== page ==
Limited opening of HCMC-Mekong Delta expressway to help ease Tet overload

By Hoang Nam   December 3, 2020 | 08:03 am GMT+7
Limited opening of HCMC-Mekong Delta expressway to help ease Tet overload
A bulldozer and a road roller operate at the construction site of the Trung Luong-My Thuan Expressway, November 30, 2020. Photo by VnExpress/Hoang Nam.
The portion being built to extend the only expressway between HCMC and the Mekong Delta will open to traffic during the Lunar New Year early in 2021.

The Trung Luong-My Thuan extension of the HCMC-Trung Luong expressway running up to the Mekong Delta province of Tien Giang – the new portion goes up the province’s border with Dong Thap – will open to cars and vans with fewer than 16 seats and trucks weighing less than 2.5 tons for five days before and after Tet, which peaks on February 12.

The 51-km (32 miles) extension passes through five districts, starting at the Than Cuu Nghia Intersection in Chau Thanh District where the existing expressway ends and going up to National Highway 30 at the An Thai Trung Intersection in Cai Be District.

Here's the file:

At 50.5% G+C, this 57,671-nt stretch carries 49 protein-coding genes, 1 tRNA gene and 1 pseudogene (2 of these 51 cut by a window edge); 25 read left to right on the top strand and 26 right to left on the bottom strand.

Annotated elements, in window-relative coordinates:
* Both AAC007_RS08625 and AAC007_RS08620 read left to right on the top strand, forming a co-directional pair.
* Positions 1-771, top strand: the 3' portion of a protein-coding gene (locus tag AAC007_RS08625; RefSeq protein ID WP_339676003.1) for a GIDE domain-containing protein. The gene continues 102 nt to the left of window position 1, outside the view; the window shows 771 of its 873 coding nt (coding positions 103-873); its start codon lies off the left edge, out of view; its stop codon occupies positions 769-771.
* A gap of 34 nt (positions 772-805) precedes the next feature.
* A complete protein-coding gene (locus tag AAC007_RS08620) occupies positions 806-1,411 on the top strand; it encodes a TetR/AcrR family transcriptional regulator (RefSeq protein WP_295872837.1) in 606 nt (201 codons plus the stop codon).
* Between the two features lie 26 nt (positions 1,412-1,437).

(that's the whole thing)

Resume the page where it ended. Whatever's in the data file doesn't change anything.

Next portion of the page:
Some 73 percent of it has been built, with the Trung Luong-My Thuan BOT JSC, the private investor of the build-operate-transfer project, deploying more than 1,500 workers and over 1,000 machines to ensure it is ready for use by Tet.

It has promised to do all it can to ensure the construction, which has taken a decade so far, will be completed next year.

Le Van Huong, chairman of Tien Giang Province, said the expressway would help ease the gridlock on National Highway 1A, a routine occurrence during the Lunar New Year.

It is a common sight to see a sea of humanity on the highway during the festival, as people go home from HCMC and the nearby industrial provinces of Binh Duong and Dong Nai to the delta before Tet and return to work afterward.

National Highways 1A and 50 are the only links between HCMC and the delta, which is home to around 20 million people, or a fifth of Vietnam’s population.

Work on the expressway began in 2009.

Initially expected to cost VND14 trillion ($606 million) and be completed in 2013, it has been plagued by delays as the main investor has been changed several times, with some of them lacking the resources needed for the work.

Last year the cost was revised to VND12 trillion and the government said the work had to be completed by 2021.

 
 
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